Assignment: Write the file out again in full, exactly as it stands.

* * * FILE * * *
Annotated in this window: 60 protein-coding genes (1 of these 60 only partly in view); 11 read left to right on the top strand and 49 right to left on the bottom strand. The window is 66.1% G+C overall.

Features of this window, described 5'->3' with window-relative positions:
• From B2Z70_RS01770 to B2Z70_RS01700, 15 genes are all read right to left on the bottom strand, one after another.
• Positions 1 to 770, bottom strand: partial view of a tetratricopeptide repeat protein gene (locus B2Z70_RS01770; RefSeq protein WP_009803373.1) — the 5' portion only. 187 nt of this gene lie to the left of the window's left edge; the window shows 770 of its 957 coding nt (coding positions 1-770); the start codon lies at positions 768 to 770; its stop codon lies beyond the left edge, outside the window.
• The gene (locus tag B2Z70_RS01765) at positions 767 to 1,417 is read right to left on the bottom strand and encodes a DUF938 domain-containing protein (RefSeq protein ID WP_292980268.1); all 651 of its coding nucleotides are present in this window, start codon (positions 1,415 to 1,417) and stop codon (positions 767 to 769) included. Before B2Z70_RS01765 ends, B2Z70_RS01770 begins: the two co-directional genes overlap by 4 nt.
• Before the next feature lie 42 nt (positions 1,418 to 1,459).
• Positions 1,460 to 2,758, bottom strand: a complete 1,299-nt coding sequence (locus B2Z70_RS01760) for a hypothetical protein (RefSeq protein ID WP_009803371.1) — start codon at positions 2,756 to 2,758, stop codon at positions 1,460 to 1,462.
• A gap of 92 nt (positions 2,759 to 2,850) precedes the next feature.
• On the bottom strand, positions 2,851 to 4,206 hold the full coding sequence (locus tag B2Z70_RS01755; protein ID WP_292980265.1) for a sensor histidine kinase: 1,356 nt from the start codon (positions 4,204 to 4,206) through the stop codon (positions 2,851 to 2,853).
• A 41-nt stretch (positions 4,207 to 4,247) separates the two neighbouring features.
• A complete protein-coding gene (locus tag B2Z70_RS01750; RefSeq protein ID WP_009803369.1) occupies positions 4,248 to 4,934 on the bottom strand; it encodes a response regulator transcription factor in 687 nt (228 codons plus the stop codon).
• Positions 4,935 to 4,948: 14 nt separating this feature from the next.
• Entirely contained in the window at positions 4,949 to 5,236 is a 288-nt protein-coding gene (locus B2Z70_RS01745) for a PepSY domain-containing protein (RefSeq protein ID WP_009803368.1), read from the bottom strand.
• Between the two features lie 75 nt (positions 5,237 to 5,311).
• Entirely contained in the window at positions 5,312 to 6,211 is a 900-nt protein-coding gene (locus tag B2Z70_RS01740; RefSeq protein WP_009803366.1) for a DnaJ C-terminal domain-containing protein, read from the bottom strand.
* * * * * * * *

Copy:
Annotated in this window: 60 protein-coding genes (1 of these 60 only partly in view); 11 read left to right on the top strand and 49 right to left on the bottom strand. The window is 66.1% G+C overall.

Features of this window, described 5'->3' with window-relative positions:
• From B2Z70_RS01770 to B2Z70_RS01700, 15 genes are all read right to left on the bottom strand, one after another.
• Positions 1 to 770, bottom strand: partial view of a tetratricopeptide repeat protein gene (locus B2Z70_RS01770; RefSeq protein WP_009803373.1) — the 5' portion only. 187 nt of this gene lie to the left of the window's left edge; the window shows 770 of its 957 coding nt (coding positions 1-770); the start codon lies at positions 768 to 770; its stop codon lies beyond the left edge, outside the window.
• The gene (locus tag B2Z70_RS01765) at positions 767 to 1,417 is read right to left on the bottom strand and encodes a DUF938 domain-containing protein (RefSeq protein ID WP_292980268.1); all 651 of its coding nucleotides are present in this window, start codon (positions 1,415 to 1,417) and stop codon (positions 767 to 769) included. Before B2Z70_RS01765 ends, B2Z70_RS01770 begins: the two co-directional genes overlap by 4 nt.
• Before the next feature lie 42 nt (positions 1,418 to 1,459).
• Positions 1,460 to 2,758, bottom strand: a complete 1,299-nt coding sequence (locus B2Z70_RS01760) for a hypothetical protein (RefSeq protein ID WP_009803371.1) — start codon at positions 2,756 to 2,758, stop codon at positions 1,460 to 1,462.
• A gap of 92 nt (positions 2,759 to 2,850) precedes the next feature.
• On the bottom strand, positions 2,851 to 4,206 hold the full coding sequence (locus tag B2Z70_RS01755; protein ID WP_292980265.1) for a sensor histidine kinase: 1,356 nt from the start codon (positions 4,204 to 4,206) through the stop codon (positions 2,851 to 2,853).
• A 41-nt stretch (positions 4,207 to 4,247) separates the two neighbouring features.
• A complete protein-coding gene (locus tag B2Z70_RS01750; RefSeq protein ID WP_009803369.1) occupies positions 4,248 to 4,934 on the bottom strand; it encodes a response regulator transcription factor in 687 nt (228 codons plus the stop codon).
• Positions 4,935 to 4,948: 14 nt separating this feature from the next.
• Entirely contained in the window at positions 4,949 to 5,236 is a 288-nt protein-coding gene (locus B2Z70_RS01745) for a PepSY domain-containing protein (RefSeq protein ID WP_009803368.1), read from the bottom strand.
• Between the two features lie 75 nt (positions 5,237 to 5,311).
• Entirely contained in the window at positions 5,312 to 6,211 is a 900-nt protein-coding gene (locus tag B2Z70_RS01740; RefSeq protein WP_009803366.1) for a DnaJ C-terminal domain-containing protein, read from the bottom strand.